Tracing a story of survival in Second World War London: Prof. Gabriel Gorodetsky on Ivan Maisky’s Diaries
As the only Russian diplomat among those with close connections to Stalin’s inner circle at that time, Maisky kept a detailed, sharp witted and insightful diary of his life in London during the Second World War.
On the occasion of the publication of “The Maisky Diaries” – “Die Maiski Tagebücher” in German with C.H. Beck, FRIAS publishes an interview with Prof. Gabriel Gorodetsky, which took place during his last stay at FRIAS in May 2015. Prof. Gorodetsky will present the German edition at the Frankfurter Buchmesse in October 2016.
FRIAS: Prof. Gorodetsky, when did you start to work on your book “The Maisky Diaries”?
Gabriel Gorodetsky: Well, I have been working on this book already for twelve years – and these were really years of dedicated academic work. In the beginning, I thought there would be nothing simpler than publishing a diary, but in the end it was quite a long process because I juxtaposed all entry diaries with available material from Russian archives, private archives of Maisky’s interlocutors, American and British archives. Considering the fact that the diary contains 1600 pages and the he mentions around 1000 people, you can imagine the amount of hours I have spent on the research part only. I tried to trace as many of the private papers as possible, because I was interested in the other side of the story – how people perceived Maisky. I soon realized that his diary forces us to revise major issues in history, for example concerning the appeasement politics, the signing of the Ribbentrop-Molotov pact, the emergence of the grand alliance etc. In fact, almost every topic that Maisky touched in his writings adds interesting aspects to existing narratives of historical incidents, particularly concerning the Soviet Union. Thus, my commentary actually comprises about one third of the book.
FRIAS: Was it difficult to access Maisky’s diary?
Gorodetsky: First I should say that very few people wrote diaries at that time – in fact, this is the only diary by a diplomat that had been written at that time. The reason is that this was a time in the Soveit Union when the likelihood of being arrested was quite high. In that case, everything you had, all of your writings, were confiscated and if you fell from graces the state would try to find incriminating evidence against you. A diary would be the obvious sort of choice. Maisky was a master in avoiding arrests, but when he was finally detained at the age of seventy – two weeks before Stalin’s death – the first thing they did was to confiscate his diary and papers. When Maisky was released from prison after two years, all his papers were returned to him, except for the diary, because it was claimed by the foreign ministry that it held to many state secrets, and therefore they held on to it.
FRIAS: What was Maisky like? Did he enjoy his time as a diplomat in Europe?
Gorodetsky: Maisky, like many of his generation, belonged to the Russian intelligentsia at the end of the 19th century and was brought up with Western culture. When you read Maisky’s writings you can see his tremendous literacy and talent. He learned foreign languages at an early stage, particularly German, and Heine and Goethe were his heroes – he would have their photos at home and knew their poems by heart. He was exiled from Russia during the First World War and lived among the Bohemians in Hampstead, close to London. At that time, he became very close friends with the famous Irish playwright Bernard Shaw, with Jacob Epstein, who was a leading sculpturer at the time, and with the Austrian artist Oscar Kokoschka.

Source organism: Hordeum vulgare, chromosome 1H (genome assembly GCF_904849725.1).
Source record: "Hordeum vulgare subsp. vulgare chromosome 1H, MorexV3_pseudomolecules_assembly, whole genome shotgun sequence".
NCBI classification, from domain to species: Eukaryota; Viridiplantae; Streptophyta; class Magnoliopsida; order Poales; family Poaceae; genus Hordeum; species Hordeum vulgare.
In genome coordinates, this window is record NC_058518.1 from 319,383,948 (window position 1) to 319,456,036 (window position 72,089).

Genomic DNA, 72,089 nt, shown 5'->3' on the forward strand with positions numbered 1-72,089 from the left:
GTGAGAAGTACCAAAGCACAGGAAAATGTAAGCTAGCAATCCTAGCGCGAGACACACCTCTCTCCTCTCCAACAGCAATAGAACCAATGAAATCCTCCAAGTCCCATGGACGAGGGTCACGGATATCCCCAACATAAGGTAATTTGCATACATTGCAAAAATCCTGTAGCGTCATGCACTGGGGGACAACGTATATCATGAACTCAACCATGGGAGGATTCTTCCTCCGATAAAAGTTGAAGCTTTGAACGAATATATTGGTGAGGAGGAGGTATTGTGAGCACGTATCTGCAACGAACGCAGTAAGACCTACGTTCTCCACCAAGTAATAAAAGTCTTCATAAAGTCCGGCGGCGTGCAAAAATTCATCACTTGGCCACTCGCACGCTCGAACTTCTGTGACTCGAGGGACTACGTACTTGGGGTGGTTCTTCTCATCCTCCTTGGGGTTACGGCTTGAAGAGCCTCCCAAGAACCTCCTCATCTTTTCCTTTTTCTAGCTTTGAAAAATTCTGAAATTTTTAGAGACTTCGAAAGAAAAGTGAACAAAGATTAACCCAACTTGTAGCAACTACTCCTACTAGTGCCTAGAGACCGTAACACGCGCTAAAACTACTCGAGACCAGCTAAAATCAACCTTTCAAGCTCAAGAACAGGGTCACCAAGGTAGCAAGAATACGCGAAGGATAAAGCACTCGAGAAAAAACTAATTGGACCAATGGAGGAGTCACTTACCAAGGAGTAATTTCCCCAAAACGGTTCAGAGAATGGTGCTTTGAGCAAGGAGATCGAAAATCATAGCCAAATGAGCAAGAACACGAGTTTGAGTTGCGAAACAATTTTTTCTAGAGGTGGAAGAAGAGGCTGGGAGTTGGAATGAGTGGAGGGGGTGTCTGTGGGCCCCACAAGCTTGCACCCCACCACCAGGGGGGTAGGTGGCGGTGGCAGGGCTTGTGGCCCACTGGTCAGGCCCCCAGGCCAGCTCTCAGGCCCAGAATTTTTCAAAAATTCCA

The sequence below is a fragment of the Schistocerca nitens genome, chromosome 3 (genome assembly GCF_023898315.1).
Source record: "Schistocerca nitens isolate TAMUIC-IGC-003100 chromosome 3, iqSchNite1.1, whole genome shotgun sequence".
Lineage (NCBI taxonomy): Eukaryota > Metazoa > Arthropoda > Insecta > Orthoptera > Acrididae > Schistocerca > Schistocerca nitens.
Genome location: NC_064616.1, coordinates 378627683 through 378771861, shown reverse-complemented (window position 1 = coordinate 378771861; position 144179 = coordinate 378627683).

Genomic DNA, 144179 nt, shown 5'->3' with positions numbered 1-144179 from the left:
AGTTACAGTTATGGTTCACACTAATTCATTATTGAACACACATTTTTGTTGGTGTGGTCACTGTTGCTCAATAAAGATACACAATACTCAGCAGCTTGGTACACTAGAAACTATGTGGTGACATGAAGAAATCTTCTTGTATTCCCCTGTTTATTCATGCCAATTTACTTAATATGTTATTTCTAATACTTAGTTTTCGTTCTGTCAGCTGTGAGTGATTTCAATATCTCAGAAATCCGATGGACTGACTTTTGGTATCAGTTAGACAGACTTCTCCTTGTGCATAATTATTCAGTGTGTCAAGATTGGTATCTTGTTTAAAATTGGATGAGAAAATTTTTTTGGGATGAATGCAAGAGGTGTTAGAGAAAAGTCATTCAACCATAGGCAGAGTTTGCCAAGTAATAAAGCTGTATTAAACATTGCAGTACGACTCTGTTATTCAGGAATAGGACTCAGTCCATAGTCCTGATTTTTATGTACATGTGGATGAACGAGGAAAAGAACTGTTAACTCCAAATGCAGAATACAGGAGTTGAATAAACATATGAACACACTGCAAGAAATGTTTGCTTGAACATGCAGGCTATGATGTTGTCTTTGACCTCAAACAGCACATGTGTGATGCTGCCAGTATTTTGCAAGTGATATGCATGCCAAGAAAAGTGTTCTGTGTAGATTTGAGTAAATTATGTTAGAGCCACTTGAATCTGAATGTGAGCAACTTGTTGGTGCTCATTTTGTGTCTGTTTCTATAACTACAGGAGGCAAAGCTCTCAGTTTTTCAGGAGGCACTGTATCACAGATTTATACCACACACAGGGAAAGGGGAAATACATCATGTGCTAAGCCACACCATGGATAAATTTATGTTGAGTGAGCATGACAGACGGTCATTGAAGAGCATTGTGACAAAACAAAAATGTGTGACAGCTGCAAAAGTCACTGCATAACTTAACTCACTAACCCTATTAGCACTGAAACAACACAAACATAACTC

But, of course, he was also influenced by his Russian upbringing. He understood Russia just as well as he understood Europe. People like him or Maxim Litvinov, who was the Foreign Secretary at that time, were able to immerse themselves in European affairs – contrary to the group around Stalin and Molotov, who grew up in Russia, could not speak foreign languages and never really understood Europe. Therefore, Maisky acted as a sort of agent or translator of the West for the Soviet leadership. In my commentary, I have pointed out that this obviously led to some tensions between those semi-cosmopolitan revolutionaries and the very nationalistic ones. During Maisky’s time at the Russian embassy in London in the 1930s, Stalin began his authoritarian rule. This period was called the time of the great terror, and the Soviet leadership took over foreign policy, pushing aside people like Maisky. I think, in many ways Maisky and Litvinov represent the road not taken by Russia back then.
FRIAS: Nevertheless, Maisky managed to survive this anti-cosmopolitan backlash.
Gorodetsky: Yes, as one of the few. What is so special about his diary is the fact that it really has a theme, a long narrative. Maisky was appointed as an ambassador to England already at the end of 1932, before Hitler came to power. But the moment he came to England, and especially once Hitler got into power, he realized that Europe was at a historical crossroads. Since he had kept a diary since the age of five or six, he could not stop himself from writing. He knew he was writing for posterity, being a witness of these important historical events. So his diary actually really has a political narrative, from the first attempts to form a coalition against Hitler, the failure of this coalition, the Ribbentrop-Molotov pact and then the creation of the Grand Alliance.